Each Redo Record represents an atomic set of changes. It consists of a single SCN for the set of changes, and a set of change vectors, one per changed block. A Redo Record is always applied in its entirety to ensure that the changes are applied atomically (i.e., all of them or none).

Note that when all the redo records at a given SCN have been applied, the database is in a physically consistent state. Rollback of the incomplete transactions is required in order to get the database to a logically consistent (i.e., no partial transactions) state. After redo recovery has been performed, the database can be opened for new transactions while rollback is happening in the background. Standard concurrency control techniques are used to resolve conflicts between the rollback and new transactions.

For transaction rollback purposes, Undo block records are also created. The 2nd phase of recovery goes through the Undo records (using the transaction tables) in order to rollback the changes of uncommitted transactions.

Here are links to our other posts in SCN series:

Checkpoint & SCN
Role of SCN in Instance Recovery & Media Recovery
SCN Structure & Generation Schemes
SCN on Scale of Time & SCN of a ROW
Read Consistency & SCN
Block Sequence Number & SCN

Disclaimer

The views expressed on this blog are my own and do not necessarily reflect the views of either the companies I have worked for or Oracle Corporation and its affiliates. The comments, views and opinions expressed by visitors on this blog are theirs alone and may not reflect mine. Whatever scenarios suggested under this blog were simulated only on demo environment, so it’s advisable to test those in test systems before pushing to your production environment.


Advertisements

6 Responses to System Change Number (SCN)

  1. Pingback: Checkpoint & SCN | Amit Saraswat

  2. Pingback: SCN Structure & Generation Schemes | Amit Saraswat

  3. Pingback: Role of SCN in Instance Recovery & Media Recovery | Amit Saraswat

  4. Pingback: SCN on Scale of Time & SCN of a ROW | Amit Saraswat

  5. Pingback: Read Consistency & SCN | Amit Saraswat

  6. Pingback: Block Sequence Number & SCN | Amit Saraswat

Share Your Comment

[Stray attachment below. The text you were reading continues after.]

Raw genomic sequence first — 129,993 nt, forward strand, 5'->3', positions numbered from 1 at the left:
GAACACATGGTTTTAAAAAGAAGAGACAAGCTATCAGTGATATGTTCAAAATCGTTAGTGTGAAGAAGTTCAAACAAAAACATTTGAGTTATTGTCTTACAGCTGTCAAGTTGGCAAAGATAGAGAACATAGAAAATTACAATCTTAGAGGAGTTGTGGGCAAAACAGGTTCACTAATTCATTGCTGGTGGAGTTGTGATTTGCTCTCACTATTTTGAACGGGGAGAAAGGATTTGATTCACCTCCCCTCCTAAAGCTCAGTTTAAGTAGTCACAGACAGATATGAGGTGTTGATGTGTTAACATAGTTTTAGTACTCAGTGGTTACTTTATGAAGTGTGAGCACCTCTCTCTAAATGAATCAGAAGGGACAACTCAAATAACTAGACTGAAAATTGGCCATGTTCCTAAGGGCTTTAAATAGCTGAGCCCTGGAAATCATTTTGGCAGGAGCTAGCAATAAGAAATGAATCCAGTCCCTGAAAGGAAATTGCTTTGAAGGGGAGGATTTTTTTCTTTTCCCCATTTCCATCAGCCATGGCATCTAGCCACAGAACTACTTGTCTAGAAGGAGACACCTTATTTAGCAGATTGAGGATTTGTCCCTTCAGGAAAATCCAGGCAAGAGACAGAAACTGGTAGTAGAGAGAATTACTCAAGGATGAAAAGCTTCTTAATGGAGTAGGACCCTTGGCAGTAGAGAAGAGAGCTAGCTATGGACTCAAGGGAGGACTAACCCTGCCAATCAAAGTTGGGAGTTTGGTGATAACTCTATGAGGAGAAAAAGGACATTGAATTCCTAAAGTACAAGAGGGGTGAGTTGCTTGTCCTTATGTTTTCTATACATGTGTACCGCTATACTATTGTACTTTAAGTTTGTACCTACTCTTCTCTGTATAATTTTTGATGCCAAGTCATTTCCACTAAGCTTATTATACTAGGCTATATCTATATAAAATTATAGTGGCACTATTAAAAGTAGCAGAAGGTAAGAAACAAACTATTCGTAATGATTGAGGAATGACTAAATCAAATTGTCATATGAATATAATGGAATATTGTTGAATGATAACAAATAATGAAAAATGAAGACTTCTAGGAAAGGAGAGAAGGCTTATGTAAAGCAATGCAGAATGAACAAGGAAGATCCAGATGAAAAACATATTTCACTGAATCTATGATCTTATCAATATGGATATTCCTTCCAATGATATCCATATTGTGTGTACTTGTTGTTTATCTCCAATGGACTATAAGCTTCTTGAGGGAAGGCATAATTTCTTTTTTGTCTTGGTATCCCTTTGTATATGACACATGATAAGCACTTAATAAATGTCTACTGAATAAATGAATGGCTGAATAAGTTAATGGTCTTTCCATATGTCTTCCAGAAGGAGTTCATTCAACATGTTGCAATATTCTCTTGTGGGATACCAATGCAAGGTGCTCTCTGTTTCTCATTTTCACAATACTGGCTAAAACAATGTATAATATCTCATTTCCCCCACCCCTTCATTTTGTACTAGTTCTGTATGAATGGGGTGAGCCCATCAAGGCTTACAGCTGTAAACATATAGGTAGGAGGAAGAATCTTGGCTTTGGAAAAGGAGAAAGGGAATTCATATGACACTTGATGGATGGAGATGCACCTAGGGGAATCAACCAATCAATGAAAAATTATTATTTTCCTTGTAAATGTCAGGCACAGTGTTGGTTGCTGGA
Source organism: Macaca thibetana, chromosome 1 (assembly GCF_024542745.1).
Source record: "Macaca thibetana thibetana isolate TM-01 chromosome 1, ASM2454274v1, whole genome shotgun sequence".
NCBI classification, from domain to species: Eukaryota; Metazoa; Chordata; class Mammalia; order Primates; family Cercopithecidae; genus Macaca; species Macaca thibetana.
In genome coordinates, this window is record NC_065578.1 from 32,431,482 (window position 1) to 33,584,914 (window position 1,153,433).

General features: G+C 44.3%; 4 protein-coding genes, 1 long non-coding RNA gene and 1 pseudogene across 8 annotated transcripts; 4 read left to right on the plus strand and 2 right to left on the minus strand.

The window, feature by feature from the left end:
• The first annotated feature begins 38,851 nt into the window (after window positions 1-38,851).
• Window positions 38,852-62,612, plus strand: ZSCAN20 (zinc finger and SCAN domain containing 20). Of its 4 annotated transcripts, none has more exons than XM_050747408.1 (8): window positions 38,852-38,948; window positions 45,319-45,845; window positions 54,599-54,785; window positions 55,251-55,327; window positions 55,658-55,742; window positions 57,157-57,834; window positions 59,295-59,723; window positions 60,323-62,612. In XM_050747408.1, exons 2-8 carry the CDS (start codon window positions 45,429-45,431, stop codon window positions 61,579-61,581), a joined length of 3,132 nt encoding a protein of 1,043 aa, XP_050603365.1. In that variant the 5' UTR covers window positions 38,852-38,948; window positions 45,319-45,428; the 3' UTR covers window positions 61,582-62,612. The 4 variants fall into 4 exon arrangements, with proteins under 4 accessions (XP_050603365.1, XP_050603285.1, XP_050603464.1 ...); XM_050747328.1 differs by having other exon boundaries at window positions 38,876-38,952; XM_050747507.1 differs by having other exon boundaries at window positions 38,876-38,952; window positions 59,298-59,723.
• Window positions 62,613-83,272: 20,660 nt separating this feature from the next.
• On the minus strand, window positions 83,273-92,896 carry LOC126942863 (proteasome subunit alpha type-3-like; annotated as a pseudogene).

Please log in using one of these methods to post your comment:

WordPress.com Logo

You are commenting using your WordPress.com account. Log Out / Change )

Twitter picture

You are commenting using your Twitter account. Log Out / Change )

Facebook photo

You are commenting using your Facebook account. Log Out / Change )

Google+ photo

You are commenting using your Google+ account. Log Out / Change )

Connecting to %s

Pierre blog

Pierre Forstmann Oracle Database blog

flashdba

Oracle databases, storage and the high-performance world of flash memory

Future Veterans

Ramblings about Oracle

Ranjeet Srivastava

Smile! You’re at the best blog ever

Kevin Closson's Blog: Platforms, Databases and Storage

Platform, Database and Storage Topics

Real Life Database / SQL Experiences : An Oracle Blog from Vivek Sharma

Being an Oracle Professional, I like to share all my Real Life Performance Tuning Challenges and Experiences. The Content and Views on this site are my own and not necessarily those of Oracle. While, I write on my real life experiences, the resolutions mentioned are solely mine. Comments / Criticisms are always a welcome.

Frits Hoogland Weblog

IT Technology; Oracle, linux, TCP/IP and other stuff I find interesting

OraStory

Dominic Brooks on Oracle Performance, Tuning, Data Quality & Sensible Design ... (Now with added Sets Appeal)

ASM Support Guy

Just Another Crazy Oracle DBA

Exadata Certification

Just Another Crazy Oracle DBA

Carlos Sierra's Tools and Tips

Tools and Tips for Oracle Performance and SQL Tuning

Sangram keshari's Oracle Blog

The Fusion Middleware Administration & Database Administration Blog

Amit Saraswat

Just Another Crazy Oracle DBA

Oracle Scratchpad

Just another Oracle weblog

The Tom Kyte Blog

Just Another Crazy Oracle DBA

Hemant's Oracle DBA Blog

Just Another Crazy Oracle DBA

Uwe Hesse

about Database Technology

Richard Foote's Oracle Blog

Focusing Specifically On Oracle Indexes, Database Administration and Some Great Music

%d bloggers like this: